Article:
Life without due process?

Is there life on Mars? A number of scientists say the answer is yes!

But for reasons not clear to me, they are remaining tight-lipped:

There is a palpable buzz here at the Jet Propulsion Laboratory (JPL) in Pasadena, California that something wonderful is about to happen in the exploration of Mars.

In a small patch of Martian soil, scientists see spheres and fragmented pebbles, sand grains and finer material, and a range of colors suggesting different compositions.

Several images from Opportunity's microscopic camera were stitched together to reveal BB-sized spherical objects on the Martian soil.

Opportunity made this close-up images of spherules embedded in the wall of a trench it dug with one wheel. These spheres are more reflective than those previously found on the Martian surface.

There is no doubt that the Opportunity Mars rover is relaying a mother lode of geological data. Using an array of tools carried by the golf cart-sized robot -- from spectrometers, a rock grinder, cameras and powerful microscopic imager -- scientists are carefully piecing together a compelling historical portrait of a wet and wild world.

Where Opportunity now roves, some scientists here suggest, could have been underneath a huge ocean or lake. But what has truly been uncovered by the robot at Meridiani Planum is under judicious and tight-lipped review.

Those findings and their implications are headed for a major press conference, rumored to occur early next week -- but given unanimity among rover scientists and agreement on how and who should unveil the dramatic findings. Turns out, even on Mars, a political and ego outcrop hangs over science.

A political and ego outcrop?

Did I hear that right? What does politics have to do with such a simple question? Egos, sure. Everybody wants to be the first to say, "I FOUND IT!"

But what are the political implications?

I mean, I can see that in some people's minds, there might be religious implications, although even that's a stretch. The Bible does not say that there isn't life on Mars. "God created the heavens and the earth" would seem to include Mars, and the sentence, "Let there be life" in no way limits life to earth.

Or might they think it constitutes some kind of slippery slope towards moral relativism if ordinary mortals are allowed to know that there exists life somewhere else?

According to one scientist, Gerald Levin (who maintains that the existence of life was confirmed in the earlier probe), there is indeed a fear of acknowledging even the existence of water, much less life -- precisely because water is a slippery slope:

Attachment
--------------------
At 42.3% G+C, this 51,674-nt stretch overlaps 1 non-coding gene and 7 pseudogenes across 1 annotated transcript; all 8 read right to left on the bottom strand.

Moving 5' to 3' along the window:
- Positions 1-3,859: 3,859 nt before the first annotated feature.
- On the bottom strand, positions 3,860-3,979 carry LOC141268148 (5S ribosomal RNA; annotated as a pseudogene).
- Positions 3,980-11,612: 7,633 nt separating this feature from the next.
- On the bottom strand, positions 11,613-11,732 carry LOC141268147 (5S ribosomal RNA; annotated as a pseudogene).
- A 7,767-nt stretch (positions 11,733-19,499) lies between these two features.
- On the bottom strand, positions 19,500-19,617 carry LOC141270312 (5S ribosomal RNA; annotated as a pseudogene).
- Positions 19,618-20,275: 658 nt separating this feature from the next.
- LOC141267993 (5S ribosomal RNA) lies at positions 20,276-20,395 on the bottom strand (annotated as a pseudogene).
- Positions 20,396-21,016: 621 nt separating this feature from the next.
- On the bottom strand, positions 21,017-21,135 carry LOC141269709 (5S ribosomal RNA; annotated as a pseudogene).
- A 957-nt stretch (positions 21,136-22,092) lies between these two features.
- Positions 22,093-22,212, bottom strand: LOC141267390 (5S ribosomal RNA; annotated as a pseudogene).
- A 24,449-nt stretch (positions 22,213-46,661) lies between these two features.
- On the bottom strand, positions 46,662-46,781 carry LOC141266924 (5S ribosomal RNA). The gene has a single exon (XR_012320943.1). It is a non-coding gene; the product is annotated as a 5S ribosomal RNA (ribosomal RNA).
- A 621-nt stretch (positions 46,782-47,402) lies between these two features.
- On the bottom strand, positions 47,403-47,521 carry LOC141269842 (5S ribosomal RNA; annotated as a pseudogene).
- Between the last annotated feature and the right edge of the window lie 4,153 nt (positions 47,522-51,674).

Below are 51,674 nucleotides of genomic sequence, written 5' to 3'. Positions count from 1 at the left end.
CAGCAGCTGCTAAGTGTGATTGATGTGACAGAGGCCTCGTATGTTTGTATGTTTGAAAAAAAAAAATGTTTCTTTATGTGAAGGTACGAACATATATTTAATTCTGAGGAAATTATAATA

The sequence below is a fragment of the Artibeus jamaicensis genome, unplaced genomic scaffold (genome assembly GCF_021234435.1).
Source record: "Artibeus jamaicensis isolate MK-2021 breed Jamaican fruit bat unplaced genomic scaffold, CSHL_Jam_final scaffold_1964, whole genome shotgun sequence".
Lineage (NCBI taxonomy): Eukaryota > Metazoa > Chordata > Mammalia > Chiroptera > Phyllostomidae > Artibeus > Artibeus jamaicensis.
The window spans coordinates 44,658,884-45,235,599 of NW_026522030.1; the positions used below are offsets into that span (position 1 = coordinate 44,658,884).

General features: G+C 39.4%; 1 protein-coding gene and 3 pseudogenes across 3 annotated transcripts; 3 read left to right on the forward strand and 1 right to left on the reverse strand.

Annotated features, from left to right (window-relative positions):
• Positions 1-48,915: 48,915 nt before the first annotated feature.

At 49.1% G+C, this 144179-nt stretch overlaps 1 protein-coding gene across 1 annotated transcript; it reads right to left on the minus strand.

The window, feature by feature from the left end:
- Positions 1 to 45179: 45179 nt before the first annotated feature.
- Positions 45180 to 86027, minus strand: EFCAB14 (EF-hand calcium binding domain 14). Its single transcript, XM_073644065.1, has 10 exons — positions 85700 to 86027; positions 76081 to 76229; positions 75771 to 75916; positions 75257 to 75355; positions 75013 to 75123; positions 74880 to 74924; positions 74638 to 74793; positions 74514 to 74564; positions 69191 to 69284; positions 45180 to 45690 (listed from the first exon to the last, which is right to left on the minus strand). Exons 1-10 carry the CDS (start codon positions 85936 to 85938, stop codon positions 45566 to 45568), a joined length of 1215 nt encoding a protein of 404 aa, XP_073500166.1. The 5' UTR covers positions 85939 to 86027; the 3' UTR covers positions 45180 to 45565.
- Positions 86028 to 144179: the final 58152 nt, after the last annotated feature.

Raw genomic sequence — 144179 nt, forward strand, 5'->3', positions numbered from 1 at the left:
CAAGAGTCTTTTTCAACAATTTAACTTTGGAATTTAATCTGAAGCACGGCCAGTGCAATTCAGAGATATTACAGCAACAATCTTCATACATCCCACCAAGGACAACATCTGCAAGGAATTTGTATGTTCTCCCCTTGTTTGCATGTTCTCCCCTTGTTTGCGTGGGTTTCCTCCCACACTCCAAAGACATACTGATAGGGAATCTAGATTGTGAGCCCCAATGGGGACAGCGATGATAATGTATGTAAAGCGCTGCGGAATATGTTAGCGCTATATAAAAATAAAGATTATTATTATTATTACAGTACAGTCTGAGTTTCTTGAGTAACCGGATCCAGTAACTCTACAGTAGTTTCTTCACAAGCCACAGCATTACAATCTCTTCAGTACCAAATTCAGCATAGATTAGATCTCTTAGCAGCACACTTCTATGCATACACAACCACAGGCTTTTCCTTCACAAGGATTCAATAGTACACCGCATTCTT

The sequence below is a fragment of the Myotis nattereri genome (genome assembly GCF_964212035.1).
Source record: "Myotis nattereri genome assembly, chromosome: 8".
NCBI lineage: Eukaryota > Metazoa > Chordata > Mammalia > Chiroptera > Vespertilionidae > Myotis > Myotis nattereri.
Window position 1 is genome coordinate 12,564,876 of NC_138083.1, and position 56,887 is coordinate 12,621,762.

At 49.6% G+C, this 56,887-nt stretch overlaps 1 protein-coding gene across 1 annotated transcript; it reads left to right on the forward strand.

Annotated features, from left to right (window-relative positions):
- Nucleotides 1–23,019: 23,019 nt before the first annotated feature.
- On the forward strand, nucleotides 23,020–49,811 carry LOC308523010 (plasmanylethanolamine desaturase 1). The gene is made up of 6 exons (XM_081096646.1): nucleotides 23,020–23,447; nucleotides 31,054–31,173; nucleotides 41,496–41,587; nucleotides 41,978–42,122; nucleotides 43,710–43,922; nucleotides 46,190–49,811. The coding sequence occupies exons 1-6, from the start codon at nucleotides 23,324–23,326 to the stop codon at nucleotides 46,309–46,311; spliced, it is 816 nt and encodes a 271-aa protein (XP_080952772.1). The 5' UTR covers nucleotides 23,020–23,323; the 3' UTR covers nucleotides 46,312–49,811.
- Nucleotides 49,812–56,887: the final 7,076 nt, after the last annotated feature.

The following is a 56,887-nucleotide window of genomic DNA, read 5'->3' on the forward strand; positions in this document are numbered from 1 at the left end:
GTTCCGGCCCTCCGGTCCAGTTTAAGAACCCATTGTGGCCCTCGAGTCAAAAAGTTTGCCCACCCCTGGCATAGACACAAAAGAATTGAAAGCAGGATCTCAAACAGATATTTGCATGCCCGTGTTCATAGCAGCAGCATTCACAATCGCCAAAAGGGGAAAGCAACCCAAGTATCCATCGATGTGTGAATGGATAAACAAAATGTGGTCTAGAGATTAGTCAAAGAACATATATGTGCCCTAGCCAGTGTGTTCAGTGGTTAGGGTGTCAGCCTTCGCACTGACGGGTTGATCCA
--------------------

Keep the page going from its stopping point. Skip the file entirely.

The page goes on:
Levin said that brine on Mars is a code word for liquid water. He senses that great care is being taken by rover scientists because the liquid water issue starts the road to life.

"That's the monument that they are afraid to erect without real due process," Levin concluded.

Perhaps we could settle this whole matter by defining life as occurring only on Earth!
Life shall consist only of life on earth. Neither this Constitution or the constitution of any state, nor state or federal law, shall be construed to require that life or the legal incidents thereof be conferred upon life which might be discovered, or which is alleged to have been discovered, any other planet.
That way, life on Mars would simply be unconstitutional. A nullity.

Terraforma incognita!

The die is Kassed?


UPDATE: After spending an hour researching and writing the above, I now see that Glenn Reynolds reports that water has been found. I'll stay tuned for life.

posted by Eric on 03.02.04 at 03:53 PM







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Ummm.... what caliber do you use for hunting relevants, anyway? (00) Dean's World on PEW's Dissing the Internet. Those who can't relevant, irr. Glenn Reynolds has a roundup of links and commentary on Touch Screen Voting. Eeeww.... setting up for... [Read More]
Tracked on March 3, 2004 3:28 AM



Comments

On Mars, they're all under martial law. And on Venus, they all have venereal diseases. Jupiter would be quite jovial, however.


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